Ryan Adams and the Shining – Hammerstein Ballroom – 11/23


Better Than: That time where I could’ve seen Ryan Adams open for Oasis in 2008 and passed on it, like, “Eh, they’ll both be back around soon enough,” and then waited six years for a chance to see Adams for the first time.

Ryan Adams is a charmer. That’s something that got lost in the shuffle back when he and the media had a more contentious relationship, back when he was a supposedly more erratic performer and person. He’s a talker, and he’s hilarious. Sunday night at the Hammerstein, it was goofy asides about debating the color of a guitar with a bandmate, or a long story about going through airport security back in the just-after-9-11 days, when Adams was sporting what he deemed his “drug beard.” The approach gives Adams’s live show a freewheeling, hanging-with-all-my-friends kind of vibe. Particularly last night — having called NYC home for many years before moving out to L.A., Adams was psyched to be back, and the whole thing had the aura of a homecoming. “Let’s do this shit,” he said when he first walked onstage. “I’m in a great goddamn mood.”

He has good reason to be. His self-titled album, which came out in September, is his best work since 2005 or so, and he’s touring it with his new band, the Shining, which comprises a bunch of his friends. Adams clearly feeds off playing with these guys, and they’ve already developed a different ethos and sound than when he used to tour with the Cardinals; the Shining bring a slightly garage-ier take on early ’80s classic rock, like Springsteen or Tom Petty, with that reliable Adams reference of a bit of Paul Westerberg raggedness (especially on the intense outro to “I Just Might”), and a whole lot more weed smoke hanging around. Accordingly, set highlights came in the form of selections from their clutch of great new songs (opener “Gimme Something Good” setting the tone), as well as in the way this strong band injected a heavier swagger into, for example, the guitar part for “Am I Safe.”

The cool thing about seeing Adams with a new band and seeing him kinda-sorta-maybe settling on a particular sound for a bit is seeing the small ways they reinterpret some of his old classics. The intro to “Let It Ride” played out janglier, and with a heavy dose of solo-era Don Henley vibes. “New York, New York” was rebuilt on a mid-tempo tumbling drum pattern, and crested into an awesomely cathartic harmonica-drenched climax. Slowing the song down does it a service; and that slowing-down thing was a recurring theme. As you might’ve heard, Adams is really into weed now (he smokes it to help with his Ménière’s disease), and that’s certainly altered the way he’s writing and playing right now. “Magnolia Mountain” was a good example of this — it was no longer jam-y in the ramshackle Cold Roses-era mold, but had been turned into a slow-burn, bluesier number, utilizing that humid, sweet guitar tone Adams favors on his new songs.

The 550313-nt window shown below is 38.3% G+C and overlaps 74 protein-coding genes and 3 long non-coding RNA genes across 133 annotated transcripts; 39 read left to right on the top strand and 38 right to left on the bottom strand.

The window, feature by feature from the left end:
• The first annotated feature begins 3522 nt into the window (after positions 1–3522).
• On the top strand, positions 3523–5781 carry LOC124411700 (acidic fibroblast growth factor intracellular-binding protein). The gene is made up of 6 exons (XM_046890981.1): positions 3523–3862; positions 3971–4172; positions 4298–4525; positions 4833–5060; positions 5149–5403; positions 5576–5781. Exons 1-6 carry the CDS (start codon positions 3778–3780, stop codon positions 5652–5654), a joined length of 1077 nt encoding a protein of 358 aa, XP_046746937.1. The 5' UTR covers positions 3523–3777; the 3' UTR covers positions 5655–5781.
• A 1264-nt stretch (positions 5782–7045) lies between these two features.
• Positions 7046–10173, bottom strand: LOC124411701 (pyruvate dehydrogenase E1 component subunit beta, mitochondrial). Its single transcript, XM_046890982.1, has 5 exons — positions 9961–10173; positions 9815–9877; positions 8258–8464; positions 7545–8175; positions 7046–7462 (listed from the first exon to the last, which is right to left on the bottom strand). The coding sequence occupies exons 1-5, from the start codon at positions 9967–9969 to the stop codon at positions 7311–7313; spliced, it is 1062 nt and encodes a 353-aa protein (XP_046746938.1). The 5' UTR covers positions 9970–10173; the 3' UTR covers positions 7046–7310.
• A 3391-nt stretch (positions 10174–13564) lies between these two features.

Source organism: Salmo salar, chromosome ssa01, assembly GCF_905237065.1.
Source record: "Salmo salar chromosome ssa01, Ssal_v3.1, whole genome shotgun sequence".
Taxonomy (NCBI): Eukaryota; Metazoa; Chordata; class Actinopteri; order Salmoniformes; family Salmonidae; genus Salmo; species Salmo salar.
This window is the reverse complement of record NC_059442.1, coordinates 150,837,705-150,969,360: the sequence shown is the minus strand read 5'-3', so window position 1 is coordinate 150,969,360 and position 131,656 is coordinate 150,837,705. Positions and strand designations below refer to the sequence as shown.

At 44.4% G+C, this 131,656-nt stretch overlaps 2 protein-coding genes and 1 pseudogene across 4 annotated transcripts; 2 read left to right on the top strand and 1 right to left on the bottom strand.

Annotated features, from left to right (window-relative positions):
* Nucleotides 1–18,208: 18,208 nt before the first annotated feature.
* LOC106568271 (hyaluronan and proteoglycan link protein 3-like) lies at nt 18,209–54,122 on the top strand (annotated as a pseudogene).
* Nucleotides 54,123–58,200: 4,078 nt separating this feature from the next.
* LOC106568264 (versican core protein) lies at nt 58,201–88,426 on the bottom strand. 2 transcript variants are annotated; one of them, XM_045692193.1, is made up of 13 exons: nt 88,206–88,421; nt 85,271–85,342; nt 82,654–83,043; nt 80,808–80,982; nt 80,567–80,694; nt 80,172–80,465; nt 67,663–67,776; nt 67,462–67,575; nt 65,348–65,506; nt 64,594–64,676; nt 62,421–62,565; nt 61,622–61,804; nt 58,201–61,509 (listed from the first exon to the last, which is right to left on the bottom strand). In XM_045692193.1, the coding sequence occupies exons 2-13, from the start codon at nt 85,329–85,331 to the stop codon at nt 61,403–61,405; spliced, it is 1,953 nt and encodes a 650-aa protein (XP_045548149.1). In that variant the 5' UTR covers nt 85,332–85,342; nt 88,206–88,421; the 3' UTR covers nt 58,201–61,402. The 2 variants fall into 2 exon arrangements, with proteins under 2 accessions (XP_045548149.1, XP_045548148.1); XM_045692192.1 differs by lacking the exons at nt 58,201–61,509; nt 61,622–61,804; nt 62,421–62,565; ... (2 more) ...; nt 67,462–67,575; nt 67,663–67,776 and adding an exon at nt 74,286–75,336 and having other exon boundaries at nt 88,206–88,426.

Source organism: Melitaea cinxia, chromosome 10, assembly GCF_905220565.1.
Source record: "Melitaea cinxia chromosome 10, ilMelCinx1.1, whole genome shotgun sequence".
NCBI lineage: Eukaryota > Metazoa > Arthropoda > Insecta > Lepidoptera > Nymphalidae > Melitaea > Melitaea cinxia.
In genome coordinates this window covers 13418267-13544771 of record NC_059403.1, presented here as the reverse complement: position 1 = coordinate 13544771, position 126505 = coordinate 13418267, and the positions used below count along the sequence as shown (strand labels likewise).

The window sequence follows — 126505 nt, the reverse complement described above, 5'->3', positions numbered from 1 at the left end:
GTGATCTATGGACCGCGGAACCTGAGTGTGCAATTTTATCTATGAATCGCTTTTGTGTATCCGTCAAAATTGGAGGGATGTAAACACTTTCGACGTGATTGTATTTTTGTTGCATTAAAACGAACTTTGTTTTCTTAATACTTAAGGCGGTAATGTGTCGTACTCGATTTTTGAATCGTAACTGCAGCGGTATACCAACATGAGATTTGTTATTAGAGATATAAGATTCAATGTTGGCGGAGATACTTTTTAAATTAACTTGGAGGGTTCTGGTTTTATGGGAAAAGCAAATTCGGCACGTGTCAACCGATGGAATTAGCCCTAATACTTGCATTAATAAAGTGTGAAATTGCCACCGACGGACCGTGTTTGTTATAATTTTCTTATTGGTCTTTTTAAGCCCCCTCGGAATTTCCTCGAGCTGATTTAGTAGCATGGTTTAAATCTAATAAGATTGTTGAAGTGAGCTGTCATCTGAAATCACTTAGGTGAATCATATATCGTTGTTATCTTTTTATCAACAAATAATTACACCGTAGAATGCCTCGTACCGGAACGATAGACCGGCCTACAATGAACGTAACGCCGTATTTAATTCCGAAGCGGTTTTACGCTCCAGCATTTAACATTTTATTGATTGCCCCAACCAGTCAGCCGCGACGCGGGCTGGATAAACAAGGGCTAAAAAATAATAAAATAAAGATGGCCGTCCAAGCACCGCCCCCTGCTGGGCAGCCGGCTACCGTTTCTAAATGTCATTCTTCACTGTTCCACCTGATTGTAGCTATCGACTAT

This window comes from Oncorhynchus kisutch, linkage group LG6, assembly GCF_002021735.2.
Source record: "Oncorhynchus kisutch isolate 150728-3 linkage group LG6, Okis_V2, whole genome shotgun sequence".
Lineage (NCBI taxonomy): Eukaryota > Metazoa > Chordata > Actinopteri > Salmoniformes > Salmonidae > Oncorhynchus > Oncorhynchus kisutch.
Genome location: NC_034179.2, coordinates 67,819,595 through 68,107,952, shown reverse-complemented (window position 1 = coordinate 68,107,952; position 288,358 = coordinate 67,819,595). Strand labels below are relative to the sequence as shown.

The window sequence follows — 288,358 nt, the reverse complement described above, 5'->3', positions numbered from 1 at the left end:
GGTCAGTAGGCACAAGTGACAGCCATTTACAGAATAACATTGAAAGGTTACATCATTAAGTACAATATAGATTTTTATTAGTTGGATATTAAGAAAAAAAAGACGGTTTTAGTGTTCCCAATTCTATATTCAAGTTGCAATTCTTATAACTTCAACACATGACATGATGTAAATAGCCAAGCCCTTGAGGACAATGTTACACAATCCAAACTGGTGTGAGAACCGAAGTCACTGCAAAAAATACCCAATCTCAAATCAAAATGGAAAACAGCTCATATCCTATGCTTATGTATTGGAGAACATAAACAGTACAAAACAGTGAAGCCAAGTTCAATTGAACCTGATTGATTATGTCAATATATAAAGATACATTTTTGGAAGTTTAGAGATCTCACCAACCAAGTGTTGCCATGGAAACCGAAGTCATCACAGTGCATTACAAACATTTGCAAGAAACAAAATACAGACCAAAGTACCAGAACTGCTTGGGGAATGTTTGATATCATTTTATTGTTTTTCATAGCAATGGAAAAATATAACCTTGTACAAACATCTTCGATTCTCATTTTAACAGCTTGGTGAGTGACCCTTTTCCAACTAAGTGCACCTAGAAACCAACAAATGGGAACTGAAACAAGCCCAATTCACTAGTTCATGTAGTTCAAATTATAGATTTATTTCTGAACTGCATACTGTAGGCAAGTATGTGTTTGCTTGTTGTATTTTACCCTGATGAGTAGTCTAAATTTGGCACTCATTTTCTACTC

Mixed in with all of that was a new song, “Blue Light,” from a forthcoming Pax Am single. (Adams has been low-key cranking out a bunch of gems on those Pax Am releases, and it keeps you wondering what he might be up to; “Jacksonville” and “I Keep Running” in particular were gorgeous, raw country, and it wouldn’t be the worst thing in the world if he had a whole record like that in him.) “Blue Light” had a vaguely Love Is Hell vibe, and the version of Ryan Adams where strains of ’80s college rock make their way in is maybe the best iteration, so that’s a good thing. He explained, in one more of those amusing conversations with the audience, that it was inspired by lasers in The Empire Strikes Back and how an iPhone lights up a person’s face so that “they look kind of like Sith Lords.” “I just wanted to clarify that in no way is this song associated with George Lucas and/or episodes 1, 2, or 3,” he deadpanned.

The crowd loved every bit of his Adams-isms. It’s easy to forget just how crazy-devoted his fan base is, and seeing Adams live now is sort of heartwarming — long hampered by news headlines about this or that show incident, it’s great to see the guy happy and goofy onstage, joking with audience members and playing a sprawling two-hour set. There was the sense that Adams would’ve kept rolling, even after ever-present closer “Come Pick Me Up,” until the house lights were abruptly thrown on right after he finished that song. As his own lyrics goes, he’ll always love New York. Clearly, the feeling’s mutual.

Overheard: “This is our song! This is our song!” — a woman jumping up and down, high-fiving people at the outset of “New York, New York.”

Random Notebook Dump: Ryan Adams’s stage setup includes a handful of vintage arcade games, and that winds up looking a lot cooler onstage than you’d expect.

Critical Bias: Love Is Hell and Cold Roses were major, major albums for me in high school.

Gimme Something Good
Let It Ride
Dirty Rain
Blue Lights
Lucky Now
Magnolia Mountain
New York, New York
A Kiss Before I Go
Am I Safe
My Wrecking Ball
When the Stars Go Blue
Everybody Knows
My Winding Wheel
This House Is Not for Sale
I Just Might
Oh My Sweet Carolina
La Cienega Just Smiled
Crossed Out Name
I Love You but I Don’t Know What to Say
Come Pick Me Up